4. Submit another column to a publication or a blog post for syndication. I'm not so sure about this one- I don't have any ideas for topics yet, but presumably something will come to me. It was fun to see my column published at USA Today, and it was good for me to have to cut my word count down, so I want to try again.
And here are the business goals, which I'll discuss more in this week's newsletter:
  1. Develop and publish an Android app
  2. Publish three short ebooks from other authors
  3. Set up my t-shirt shop in a more sustainable location
  4. Beta test my idea for helping academics with management and figure out how to make it a sustainable offering.
That should keep me busy this year! Feel free to share any goals or resolutions you have in the comments.


  1. Cool!

    Stupid blogger ate my comment (you'd think I'd know by now).

    I am here to recommend sci-fi reading!
    If you haven't read anything by Michael Stross, I recommend Neptune's Brood. I really enjoyed it.

    My son says Robopocalypse and Robogenesis are great (I bought them for myself, but he got to them first).

    Also, Old Man's War can be read with skipping. I couldn't wait for Ghost Brigades to arrive and I had everything else so I skipped it and it was fine. Still haven't read it or Zoe's Tale (Zoe's view of the last Colony). I really liked The Human Division which is a little separate, so you can pick that one up by itself (I can't wait for the next part).

    1. That's Charles Stross, not Michael. Sorry.

    2. Thanks for the recommendations! I've also got my eye on Ancillary Justice. I love my book club, but we don't read sci-fi- or at least not the sort of sci-fi I like. We tend to read literary authors attempting sci-fi, which rarely goes well, in my opinion. So I don't read as much sci-fi as I'd like to. But we read lots of other good things I'd probably never read on my own, so it all evens out.

  2. Grrr. My comment was also eaten. So frustrating.
    Anyway - I am really excited about the series of posts on productivity. I got really unorganized and unproductive recently, and your advice always resonate with me.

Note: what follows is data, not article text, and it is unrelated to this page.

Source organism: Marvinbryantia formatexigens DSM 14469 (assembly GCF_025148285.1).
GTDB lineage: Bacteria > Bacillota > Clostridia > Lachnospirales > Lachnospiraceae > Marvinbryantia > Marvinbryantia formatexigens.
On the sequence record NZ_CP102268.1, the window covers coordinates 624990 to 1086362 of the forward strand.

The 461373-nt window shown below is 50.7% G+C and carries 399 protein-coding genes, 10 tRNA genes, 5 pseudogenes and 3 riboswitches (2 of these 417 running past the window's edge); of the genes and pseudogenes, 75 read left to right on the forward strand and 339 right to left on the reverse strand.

Also, it seems like a really great list. I'm sure it will be an awesome year for you.

    1. I'm sorry you guys are having trouble with the comments right now. I don't think there is anything I can do about it, unfortunately....

      I keep thinking I should move to a self-hosted wordpress site. Maybe I'll get around to that some day!

  3. Seems like a doable list! We're 4 days into our month long adventure in NYC and slowly working on that to do list. I'm still working on a bigger list for the year but have a lot of 'maybes' on the list.

  4. Oh and congrats on the USA Today article!


  5. Your goals all sound great, Cloud! And as for the sci-fi reading--yes, I heartily recommend Ann Leckie's Ancillary Justice. Great fun, very cool. I also thought Nexus by Ramez Naam was very cool, especially for those of us with biology backgrounds. The biotech in his near-future world is described very well and it's a great, thought-provoking thrill ride (the most unrealistic thing, actually, is how much free time the biology grad students seem to have to pursue their unofficial research and extracurriculars--they should be slaving away at their dissertations!)

    I've never read Charles Stross, but also heard good things about him.

  6. Great lists! Love the violin/viola one! I (used to) play the clarinet, and should get it back out. I want to learn to play the piano too...

    Good luck with your goals this year!

  7. I'll third Ancillary Justice, if you haven't read it since this post. Really excellent.

    One of my sisters read part of a Charles Stross novel (whatever it was that was nominated for a Hugo last year) and absolutely hated what she read, couldn't finish. She went on about why she hated it at length, enough so that I'm sure I don't want to try him. It sounds like his short stories are probably better, though... and like if you really worldbuilding mechanics, economies, etc., you might like him, but not if clunky character building bothers you. Like, not giving you any reason to like the main character, and there's some mysterious backstory that might build empathy, but right when the character is about to tell you, she clumsily interrupts herself to move on with stuff you don't care about.

    Um, okay, obviously there's some subjectivity there, and lots of people like him, despite him breaking some of the writing "rules."

    Leckie, on the other hand, gets you to really really care about her AI main character, even though there's also some empathy-building backstory you don't find out for a long time... I need to study how she does it, because that book is so impressive in every way.

    Um. Don't mind me. Anyway.

    1. *if you really like wordbuilding mechanics